Effect of dust and haze on measurements of atmospheric ozone made with Dobson's spectrophotometer

Ramanathan, K. R. ; Karandikar, R. V. (1949) Effect of dust and haze on measurements of atmospheric ozone made with Dobson's spectrophotometer Quarterly Journal of the Royal Meteorological Society, 75 (325). pp. 257-267. ISSN 0035-9009

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Official URL: http://onlinelibrary.wiley.com/doi/10.1002/qj.4970...

Related URL: http://dx.doi.org/10.1002/qj.49707532505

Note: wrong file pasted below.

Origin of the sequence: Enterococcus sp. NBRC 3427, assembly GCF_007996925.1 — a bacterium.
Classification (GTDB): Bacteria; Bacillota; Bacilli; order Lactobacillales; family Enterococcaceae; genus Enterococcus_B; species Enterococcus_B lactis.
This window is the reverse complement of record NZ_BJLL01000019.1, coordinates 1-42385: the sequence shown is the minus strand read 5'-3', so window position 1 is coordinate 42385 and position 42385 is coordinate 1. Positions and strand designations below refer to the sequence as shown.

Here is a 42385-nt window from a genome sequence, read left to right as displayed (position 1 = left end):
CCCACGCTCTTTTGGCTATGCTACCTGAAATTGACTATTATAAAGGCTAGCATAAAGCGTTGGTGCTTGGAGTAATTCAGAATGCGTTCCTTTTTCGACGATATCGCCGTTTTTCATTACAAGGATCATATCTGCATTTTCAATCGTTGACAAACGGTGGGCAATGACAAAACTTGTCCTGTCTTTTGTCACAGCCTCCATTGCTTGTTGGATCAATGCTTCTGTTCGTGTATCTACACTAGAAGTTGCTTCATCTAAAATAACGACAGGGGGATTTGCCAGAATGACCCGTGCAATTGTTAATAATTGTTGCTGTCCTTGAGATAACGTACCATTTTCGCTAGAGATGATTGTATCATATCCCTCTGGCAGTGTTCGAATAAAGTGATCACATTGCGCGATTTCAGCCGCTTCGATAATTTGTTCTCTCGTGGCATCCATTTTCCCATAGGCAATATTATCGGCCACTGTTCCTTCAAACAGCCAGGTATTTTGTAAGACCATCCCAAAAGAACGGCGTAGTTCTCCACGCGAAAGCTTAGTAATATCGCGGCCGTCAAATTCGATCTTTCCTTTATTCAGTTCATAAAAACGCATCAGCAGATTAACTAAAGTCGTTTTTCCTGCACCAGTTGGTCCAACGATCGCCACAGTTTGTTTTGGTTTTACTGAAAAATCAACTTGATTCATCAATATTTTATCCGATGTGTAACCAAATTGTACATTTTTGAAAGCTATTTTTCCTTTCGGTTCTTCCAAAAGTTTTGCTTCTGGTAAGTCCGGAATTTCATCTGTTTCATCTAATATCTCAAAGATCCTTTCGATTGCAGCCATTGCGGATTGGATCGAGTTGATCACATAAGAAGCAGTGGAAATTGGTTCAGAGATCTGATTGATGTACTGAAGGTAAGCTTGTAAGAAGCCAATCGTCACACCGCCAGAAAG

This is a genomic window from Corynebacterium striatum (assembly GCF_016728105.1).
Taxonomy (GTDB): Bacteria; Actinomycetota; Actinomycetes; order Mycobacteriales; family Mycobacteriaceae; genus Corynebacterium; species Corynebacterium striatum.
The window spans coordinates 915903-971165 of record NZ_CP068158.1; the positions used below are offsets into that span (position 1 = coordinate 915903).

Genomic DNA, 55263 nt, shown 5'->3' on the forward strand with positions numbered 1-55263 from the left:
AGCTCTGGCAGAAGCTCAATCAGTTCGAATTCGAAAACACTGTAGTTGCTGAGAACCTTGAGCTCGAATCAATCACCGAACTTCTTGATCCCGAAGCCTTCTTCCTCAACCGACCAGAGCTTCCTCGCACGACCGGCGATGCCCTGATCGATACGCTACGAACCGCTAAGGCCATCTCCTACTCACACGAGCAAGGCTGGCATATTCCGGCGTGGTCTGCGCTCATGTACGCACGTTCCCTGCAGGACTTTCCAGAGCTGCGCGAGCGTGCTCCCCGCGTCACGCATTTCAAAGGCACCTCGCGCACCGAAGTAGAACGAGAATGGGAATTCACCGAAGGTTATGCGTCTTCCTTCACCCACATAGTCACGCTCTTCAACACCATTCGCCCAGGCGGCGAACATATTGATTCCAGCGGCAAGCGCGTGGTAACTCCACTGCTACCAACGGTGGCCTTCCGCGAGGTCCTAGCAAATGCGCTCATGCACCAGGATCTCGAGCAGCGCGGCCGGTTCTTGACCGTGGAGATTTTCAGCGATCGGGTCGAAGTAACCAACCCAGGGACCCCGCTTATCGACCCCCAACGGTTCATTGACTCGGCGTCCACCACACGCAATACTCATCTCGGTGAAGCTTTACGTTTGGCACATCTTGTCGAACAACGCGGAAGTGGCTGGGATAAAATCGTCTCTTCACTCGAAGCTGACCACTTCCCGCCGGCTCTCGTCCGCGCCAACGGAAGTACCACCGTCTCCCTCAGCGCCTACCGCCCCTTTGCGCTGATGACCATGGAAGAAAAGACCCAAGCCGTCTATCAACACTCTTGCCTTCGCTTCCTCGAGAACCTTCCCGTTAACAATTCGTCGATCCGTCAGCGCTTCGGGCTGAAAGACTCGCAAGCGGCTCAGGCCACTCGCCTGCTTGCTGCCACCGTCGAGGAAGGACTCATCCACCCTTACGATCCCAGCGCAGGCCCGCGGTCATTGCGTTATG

To obtain the amounts of atmospheric ozone from measurements with Dobson's photo-electric spectrophotometer, allowance has to be made for the extinction of light by scattering due to molecules and large particles. Dobson has proposed two slightly different formulae which lead to appreciably differing values on hazy days. The assumptions involved in the formulae are examined and Dobson's equation is generalized, assuming the particle scattering to vary as λ -n. The expression for the ozone amount is split up into two terms, the first main term being that obtained on the assumption of a pure atmosphere and the second correction term denoting the haze-scattering. On calculating the ozone amounts with different values of n, it is found that these show much greater consistency if n has a value intermediate between those assumed in Dobson's two formulae and somewhere near zero. On hazy days in winter, it is observed that (λ -n), the differential haze-scattering for the long wavelengths 3300A and 4450A, is positive and its magnitude increases with increase in the haziness of the sky. This is similar to what is observed in Europe. But on most hazy days in the pre-monsoon hot season in North India, (λ -n) is found to be negative, which means that the apparent extinction of light at 3300A is less than that at 4450A. One possible explanation is that with certain sizes of particles of given refractive index, the extinction by scattering increases with increase in wavelength as was found from observations by Gö tz in Switzerland and by Stratton and Houghton in U.S.A. An alternative explanation is that Dobson's instrument analyzes not only the transmitted radiation from the sun but also some scattered radiation from the surrounding hazy sky. It is probable that the North Indian summer haze scatters in the forward direction an appreciable amount of radiation which is richer in shorter wavelengths than the directly transmitted sunlight. For calculating the daily values of ozone, it is proposed to assume the particle scattering to be nearly neutral and thus varying as λ -n with n=o. The correction term in the generalized formula then becomes 0.165 (δ '-δ ") and is obtained from observations on the long wavelengths.

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